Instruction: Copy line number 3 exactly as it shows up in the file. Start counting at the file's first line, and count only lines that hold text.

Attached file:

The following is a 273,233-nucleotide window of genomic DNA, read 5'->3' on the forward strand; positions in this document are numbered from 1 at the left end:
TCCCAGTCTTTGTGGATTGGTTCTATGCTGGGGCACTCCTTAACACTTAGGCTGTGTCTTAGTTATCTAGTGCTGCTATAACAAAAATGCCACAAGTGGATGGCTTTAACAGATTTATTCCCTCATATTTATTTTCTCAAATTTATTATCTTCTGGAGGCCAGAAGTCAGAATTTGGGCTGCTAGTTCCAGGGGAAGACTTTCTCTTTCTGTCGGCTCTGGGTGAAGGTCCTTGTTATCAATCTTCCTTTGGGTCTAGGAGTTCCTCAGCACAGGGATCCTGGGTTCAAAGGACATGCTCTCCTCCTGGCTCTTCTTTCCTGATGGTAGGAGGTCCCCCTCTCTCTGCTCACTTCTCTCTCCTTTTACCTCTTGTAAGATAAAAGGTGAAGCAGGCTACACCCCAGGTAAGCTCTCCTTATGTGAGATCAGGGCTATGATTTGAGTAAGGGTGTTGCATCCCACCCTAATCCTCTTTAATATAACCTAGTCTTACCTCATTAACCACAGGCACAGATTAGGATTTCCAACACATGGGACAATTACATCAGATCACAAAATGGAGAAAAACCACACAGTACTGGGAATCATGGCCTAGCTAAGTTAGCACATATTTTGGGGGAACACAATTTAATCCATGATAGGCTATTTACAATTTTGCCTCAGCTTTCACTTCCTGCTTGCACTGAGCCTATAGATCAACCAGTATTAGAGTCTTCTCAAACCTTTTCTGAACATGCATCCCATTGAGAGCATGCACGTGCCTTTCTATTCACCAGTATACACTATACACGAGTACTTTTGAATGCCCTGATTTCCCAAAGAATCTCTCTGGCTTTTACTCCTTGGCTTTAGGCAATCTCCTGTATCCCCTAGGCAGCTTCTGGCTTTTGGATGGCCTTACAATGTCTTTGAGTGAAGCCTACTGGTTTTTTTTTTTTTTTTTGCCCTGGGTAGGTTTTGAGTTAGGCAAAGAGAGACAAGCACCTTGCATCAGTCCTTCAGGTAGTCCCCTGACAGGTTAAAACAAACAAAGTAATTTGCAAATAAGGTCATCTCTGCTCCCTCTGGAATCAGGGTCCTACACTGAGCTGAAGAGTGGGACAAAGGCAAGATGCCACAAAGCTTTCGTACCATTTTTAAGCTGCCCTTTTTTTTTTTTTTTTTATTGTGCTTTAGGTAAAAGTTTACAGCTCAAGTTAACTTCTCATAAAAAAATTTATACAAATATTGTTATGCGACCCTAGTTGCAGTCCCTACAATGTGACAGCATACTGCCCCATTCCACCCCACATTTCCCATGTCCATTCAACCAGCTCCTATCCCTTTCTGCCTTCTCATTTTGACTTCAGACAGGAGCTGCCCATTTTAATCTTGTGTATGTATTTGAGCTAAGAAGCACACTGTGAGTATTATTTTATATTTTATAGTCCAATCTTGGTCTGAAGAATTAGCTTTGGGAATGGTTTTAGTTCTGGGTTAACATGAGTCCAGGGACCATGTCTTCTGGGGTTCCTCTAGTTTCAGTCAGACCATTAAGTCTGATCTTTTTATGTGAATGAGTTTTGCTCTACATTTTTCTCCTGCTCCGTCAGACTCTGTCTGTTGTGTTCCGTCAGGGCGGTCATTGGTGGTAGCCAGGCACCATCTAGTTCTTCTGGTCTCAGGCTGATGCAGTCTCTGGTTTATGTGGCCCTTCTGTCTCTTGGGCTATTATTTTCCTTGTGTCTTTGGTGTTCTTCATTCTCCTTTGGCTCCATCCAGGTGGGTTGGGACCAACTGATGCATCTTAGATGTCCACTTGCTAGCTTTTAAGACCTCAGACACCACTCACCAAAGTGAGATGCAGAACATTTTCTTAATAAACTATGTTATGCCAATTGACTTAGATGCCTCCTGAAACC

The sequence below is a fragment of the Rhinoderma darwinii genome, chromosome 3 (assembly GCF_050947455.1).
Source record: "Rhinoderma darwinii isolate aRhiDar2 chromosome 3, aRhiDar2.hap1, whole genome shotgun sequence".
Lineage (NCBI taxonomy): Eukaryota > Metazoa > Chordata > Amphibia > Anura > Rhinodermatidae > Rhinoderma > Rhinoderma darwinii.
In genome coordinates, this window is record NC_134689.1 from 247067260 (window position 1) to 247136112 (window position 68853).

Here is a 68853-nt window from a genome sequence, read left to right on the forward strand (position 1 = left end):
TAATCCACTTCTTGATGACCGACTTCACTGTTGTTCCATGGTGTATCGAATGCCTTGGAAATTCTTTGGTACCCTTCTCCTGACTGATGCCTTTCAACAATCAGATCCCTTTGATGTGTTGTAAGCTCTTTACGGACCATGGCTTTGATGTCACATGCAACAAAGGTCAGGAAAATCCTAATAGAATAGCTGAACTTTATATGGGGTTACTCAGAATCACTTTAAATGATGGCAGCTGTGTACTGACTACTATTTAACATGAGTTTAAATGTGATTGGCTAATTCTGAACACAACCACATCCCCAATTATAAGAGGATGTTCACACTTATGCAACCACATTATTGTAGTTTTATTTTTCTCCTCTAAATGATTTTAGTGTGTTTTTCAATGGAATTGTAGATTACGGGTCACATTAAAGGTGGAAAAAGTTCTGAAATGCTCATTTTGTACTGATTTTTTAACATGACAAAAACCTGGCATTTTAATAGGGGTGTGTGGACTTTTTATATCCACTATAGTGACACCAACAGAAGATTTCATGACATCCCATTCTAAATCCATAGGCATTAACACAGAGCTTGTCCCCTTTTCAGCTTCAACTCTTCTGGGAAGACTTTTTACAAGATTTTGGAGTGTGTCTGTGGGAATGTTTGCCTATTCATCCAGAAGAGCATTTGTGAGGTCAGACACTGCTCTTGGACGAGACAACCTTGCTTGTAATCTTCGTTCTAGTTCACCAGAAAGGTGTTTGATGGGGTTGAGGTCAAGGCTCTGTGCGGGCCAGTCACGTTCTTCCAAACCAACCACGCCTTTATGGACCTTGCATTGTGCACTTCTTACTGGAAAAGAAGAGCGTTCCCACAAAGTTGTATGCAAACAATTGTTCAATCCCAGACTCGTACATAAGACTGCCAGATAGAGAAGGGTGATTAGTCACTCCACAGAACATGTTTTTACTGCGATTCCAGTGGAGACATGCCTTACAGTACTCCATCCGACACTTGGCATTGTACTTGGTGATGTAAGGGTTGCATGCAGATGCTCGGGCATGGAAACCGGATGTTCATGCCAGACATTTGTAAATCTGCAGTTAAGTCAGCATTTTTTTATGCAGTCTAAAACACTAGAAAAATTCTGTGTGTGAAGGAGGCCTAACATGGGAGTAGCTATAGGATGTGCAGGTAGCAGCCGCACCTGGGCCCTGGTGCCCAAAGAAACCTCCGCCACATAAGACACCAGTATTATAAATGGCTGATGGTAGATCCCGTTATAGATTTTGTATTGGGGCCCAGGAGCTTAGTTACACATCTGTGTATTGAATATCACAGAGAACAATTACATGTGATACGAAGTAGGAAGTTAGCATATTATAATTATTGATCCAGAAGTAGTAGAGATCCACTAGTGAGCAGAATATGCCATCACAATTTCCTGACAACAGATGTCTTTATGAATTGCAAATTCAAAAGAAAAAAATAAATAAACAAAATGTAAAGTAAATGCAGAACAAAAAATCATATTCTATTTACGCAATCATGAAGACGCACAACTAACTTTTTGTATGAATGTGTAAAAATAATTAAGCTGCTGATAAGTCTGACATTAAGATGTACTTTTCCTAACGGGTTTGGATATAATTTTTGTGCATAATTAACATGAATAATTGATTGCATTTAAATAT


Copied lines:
The sequence below is a fragment of the Rhinoderma darwinii genome, chromosome 3 (assembly GCF_050947455.1).